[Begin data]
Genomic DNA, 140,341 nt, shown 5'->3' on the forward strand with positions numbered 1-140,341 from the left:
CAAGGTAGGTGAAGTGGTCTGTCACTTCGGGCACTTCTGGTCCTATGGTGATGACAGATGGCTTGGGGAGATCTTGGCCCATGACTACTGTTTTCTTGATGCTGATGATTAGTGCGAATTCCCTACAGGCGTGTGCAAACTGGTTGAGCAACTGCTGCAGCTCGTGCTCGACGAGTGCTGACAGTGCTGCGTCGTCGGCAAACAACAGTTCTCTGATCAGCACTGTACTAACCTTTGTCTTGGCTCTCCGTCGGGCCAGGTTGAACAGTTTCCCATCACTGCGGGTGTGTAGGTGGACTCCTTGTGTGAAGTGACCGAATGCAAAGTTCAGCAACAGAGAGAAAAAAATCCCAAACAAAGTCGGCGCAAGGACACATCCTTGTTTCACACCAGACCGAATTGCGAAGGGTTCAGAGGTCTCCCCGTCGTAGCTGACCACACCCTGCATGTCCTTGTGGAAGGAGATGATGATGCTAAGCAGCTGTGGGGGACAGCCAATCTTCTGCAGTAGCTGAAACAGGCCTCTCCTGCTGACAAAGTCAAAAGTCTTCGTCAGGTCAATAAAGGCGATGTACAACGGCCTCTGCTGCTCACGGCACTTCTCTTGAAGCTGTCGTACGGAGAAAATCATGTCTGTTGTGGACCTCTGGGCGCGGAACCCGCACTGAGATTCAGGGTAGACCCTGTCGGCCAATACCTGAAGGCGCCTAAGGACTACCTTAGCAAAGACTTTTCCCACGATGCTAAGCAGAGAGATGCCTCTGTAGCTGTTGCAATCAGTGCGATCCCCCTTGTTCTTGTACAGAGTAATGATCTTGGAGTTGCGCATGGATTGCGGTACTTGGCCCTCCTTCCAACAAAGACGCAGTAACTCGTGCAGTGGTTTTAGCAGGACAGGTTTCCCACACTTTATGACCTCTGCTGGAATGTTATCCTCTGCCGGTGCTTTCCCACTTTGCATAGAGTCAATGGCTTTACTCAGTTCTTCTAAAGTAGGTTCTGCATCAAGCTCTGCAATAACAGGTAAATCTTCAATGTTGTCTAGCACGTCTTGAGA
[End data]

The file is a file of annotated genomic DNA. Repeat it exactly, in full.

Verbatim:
Genomic DNA, 140,341 nt, shown 5'->3' on the forward strand with positions numbered 1-140,341 from the left:
CAAGGTAGGTGAAGTGGTCTGTCACTTCGGGCACTTCTGGTCCTATGGTGATGACAGATGGCTTGGGGAGATCTTGGCCCATGACTACTGTTTTCTTGATGCTGATGATTAGTGCGAATTCCCTACAGGCGTGTGCAAACTGGTTGAGCAACTGCTGCAGCTCGTGCTCGACGAGTGCTGACAGTGCTGCGTCGTCGGCAAACAACAGTTCTCTGATCAGCACTGTACTAACCTTTGTCTTGGCTCTCCGTCGGGCCAGGTTGAACAGTTTCCCATCACTGCGGGTGTGTAGGTGGACTCCTTGTGTGAAGTGACCGAATGCAAAGTTCAGCAACAGAGAGAAAAAAATCCCAAACAAAGTCGGCGCAAGGACACATCCTTGTTTCACACCAGACCGAATTGCGAAGGGTTCAGAGGTCTCCCCGTCGTAGCTGACCACACCCTGCATGTCCTTGTGGAAGGAGATGATGATGCTAAGCAGCTGTGGGGGACAGCCAATCTTCTGCAGTAGCTGAAACAGGCCTCTCCTGCTGACAAAGTCAAAAGTCTTCGTCAGGTCAATAAAGGCGATGTACAACGGCCTCTGCTGCTCACGGCACTTCTCTTGAAGCTGTCGTACGGAGAAAATCATGTCTGTTGTGGACCTCTGGGCGCGGAACCCGCACTGAGATTCAGGGTAGACCCTGTCGGCCAATACCTGAAGGCGCCTAAGGACTACCTTAGCAAAGACTTTTCCCACGATGCTAAGCAGAGAGATGCCTCTGTAGCTGTTGCAATCAGTGCGATCCCCCTTGTTCTTGTACAGAGTAATGATCTTGGAGTTGCGCATGGATTGCGGTACTTGGCCCTCCTTCCAACAAAGACGCAGTAACTCGTGCAGTGGTTTTAGCAGGACAGGTTTCCCACACTTTATGACCTCTGCTGGAATGTTATCCTCTGCCGGTGCTTTCCCACTTTGCATAGAGTCAATGGCTTTACTCAGTTCTTCTAAAGTAGGTTCTGCATCAAGCTCTGCAATAACAGGTAAATCTTCAATGTTGTCTAGCACGTCTTGAGA